November 28, 2016
Healthy Communities, Healthy People
Susan S. Szenasy talks with representatives from HKS, Inc., Kaiser Permanente, and Children’s Medical Center of Dallas about the shifts in the health-care industry.
For the past two years, Metropolis’s publisher and editor in chief, Susan S. Szenasy, has been leading a series of discussions with industry leaders on important issues surrounding human-centered design. On July 14, she talked to representatives from HKS, Inc., Kaiser Permanente, and Children’s Medical Center of Dallas about the shifts in the health-care industry. The conversation was sponsored by DuPont Surfaces, Sunbrella, Teknion, USG, and USGBC. What follows is an edited transcript of the conversation, prepared by Dora Vanette.
Community-Centric Health Care
Susan S. Szenasy (SSS): Let’s begin by discussing the shift in health care toward community-oriented health resources. Kaiser Permanente, for instance, is a health-care organization, but it is broadening its scope and attempting to reach communities in a new way.
John Kouletsis, vice president, national facilities services, Kaiser Permanente (Kouletsis): We’ve talked for some 15 years about patient-centric design, but we’ve actually done an outstanding job with provider-centric design. That served us well in the past, but it is not serving us well now.
The typical patient at Kaiser doesn’t use our services very often; somewhere around 2 to 3 percent of patients account for 80 percent of our revenue. Unless we can find a way to engage the total person, to reach beyond the once-a-year health encounter, to reach into the community in a meaningful way, to change lifestyles and behaviors, we will lose this battle. There is a tidal wave coming at us, and we are not going to be able to stop it if we continue to cling to today’s paradigm. We’ve spent the last four or five years radically rethinking what it means to receive care. For Kaiser, that has meant an understanding that health care is about mind, body, and spirit.
SSS: What models are you looking at? How do you go about creating this community-oriented health-care approach?
Kouletsis: In our model, if you keep people out of the hospital and keep them healthy—if they lead active lifestyles and are eating healthy food—those are the people who don’t need an intervention. When people come to us for an intervention, that’s fine, we’ll do the best we can, but the game has got to be played on a broader stage than that. There’s a piece of this that is philanthropic, but there’s also a piece of it that’s solid business. If we are just putting Band-Aids on ouches, we are going to lose the battle very quickly.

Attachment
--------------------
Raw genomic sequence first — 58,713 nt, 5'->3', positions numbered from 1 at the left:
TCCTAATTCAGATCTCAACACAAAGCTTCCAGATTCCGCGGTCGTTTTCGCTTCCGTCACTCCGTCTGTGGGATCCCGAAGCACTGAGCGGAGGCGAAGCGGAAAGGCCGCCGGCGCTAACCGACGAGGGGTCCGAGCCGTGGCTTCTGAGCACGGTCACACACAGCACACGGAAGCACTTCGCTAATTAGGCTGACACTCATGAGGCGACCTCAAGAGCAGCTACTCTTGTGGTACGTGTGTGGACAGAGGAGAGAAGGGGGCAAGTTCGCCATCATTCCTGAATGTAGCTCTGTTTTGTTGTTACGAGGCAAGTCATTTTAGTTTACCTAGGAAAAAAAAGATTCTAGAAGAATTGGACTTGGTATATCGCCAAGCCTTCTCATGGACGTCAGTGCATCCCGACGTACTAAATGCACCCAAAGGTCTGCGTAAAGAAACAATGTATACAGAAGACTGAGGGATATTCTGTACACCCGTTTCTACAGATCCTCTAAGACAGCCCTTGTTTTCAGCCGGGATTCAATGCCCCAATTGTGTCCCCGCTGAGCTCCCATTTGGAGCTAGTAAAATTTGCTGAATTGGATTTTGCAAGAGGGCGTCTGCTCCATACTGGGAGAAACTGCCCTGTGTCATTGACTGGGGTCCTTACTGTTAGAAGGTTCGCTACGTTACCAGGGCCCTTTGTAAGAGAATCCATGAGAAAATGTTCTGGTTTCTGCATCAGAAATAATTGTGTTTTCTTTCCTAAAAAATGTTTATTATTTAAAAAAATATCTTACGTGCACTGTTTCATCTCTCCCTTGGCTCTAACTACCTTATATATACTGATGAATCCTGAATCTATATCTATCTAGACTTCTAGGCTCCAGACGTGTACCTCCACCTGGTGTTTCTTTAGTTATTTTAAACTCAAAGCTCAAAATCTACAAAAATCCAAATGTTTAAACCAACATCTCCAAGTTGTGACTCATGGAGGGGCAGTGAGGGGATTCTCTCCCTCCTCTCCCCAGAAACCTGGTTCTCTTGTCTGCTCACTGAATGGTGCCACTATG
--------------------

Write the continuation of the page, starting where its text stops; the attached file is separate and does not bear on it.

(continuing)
There is a lot of evidence that there is a growing underclass of poorly educated people who don’t have access to healthy foods or healthy lifestyles. Unless health-care organizations recognize that this is the source of a lot of our trouble, we’re going to be in a really bad situation.
SSS: What about Children’s Medical Center of Dallas—what is your community outreach program and how do you structure it?
Judson Orlando, senior director, facilities development and operations, Children’s Medical Center of Dallas (JO): We’re trying to get out into the community to develop a network, both in underserved and more commercial pay markets. We’re starting to manage health, going all the way down to the root of why children are unhealthy. We need to educate people about health, wellness, and well-being so that we can focus on the more chronic population. We need to focus on the most complicated cases because that’s what health care at a major hospital should be about. It shouldn’t be about using a doctor’s visit because you have some low- acuity issue that is preventable.
SSS: Can you give us an example of the questions that reveal the kind of information you need so you can bring it to the design team and discuss it with them?
Dr. Upali Nanda, director of research, HKS, Inc. (UN): The questions that we ask come from the vision, and the vision comes from the problem we are trying to solve. The questions will differ for Kaiser or for Children’s Medical Center, but it really starts with asking, why is the patient there? You ask questions about the continuum of health and not about a single event. You try to understand what got the patient there, what’s going to make them come back, and what’s going to make them stay away—because our goal is to keep them out of the hospitals.
We try to balance human experience and technology, empathy, and evidence. We have anthropologists and technologists on the same team. The other thing that we focus on is a research-integrated process. The questions often come from design. Research is a way of answering those questions, and the solutions are then manifested back in design.
We also invest in deep-dive studies. For example, we recently researched what today’s health-care consumers want and how to design for an ever-changing health-care environment. The results, which are in our “Clinic 20XX” report, were not what we expected.
The Future of Clinic Design
SSS: How do you design for the clinic of the future?
Jennifer Kolstad, IIDA, ASID, associate AIA, director of interior architecture, HKS, Inc. (Kolstad): A couple of months ago, we asked the question “What does a future-focused health-care model look like, from a bricks-and-mortar perspective?” This could put us out of business, because the answer was that it doesn’t look like bricks and mortar.
The answer is deployment, which is an access question. When you’re talking about health care or wellness within the community, it is about all these things. It’s about food and exercise, but it’s also about access.
Shannon Kraus, FAIA, principal, board of directors, HKS, Inc. (SK): We are trying to figure out if the clinic of the future is actually a clinic at all. That’s a little bit of a heresy, because I’m an architect and I’d like to believe that we do play a very important role in community health. But maybe the role is more than just designing buildings. Maybe the role is in helping owners, like Kaiser, understand where they can influence the community, where they can change things in the community that will have a ripple effect and impact the entire health-care industry.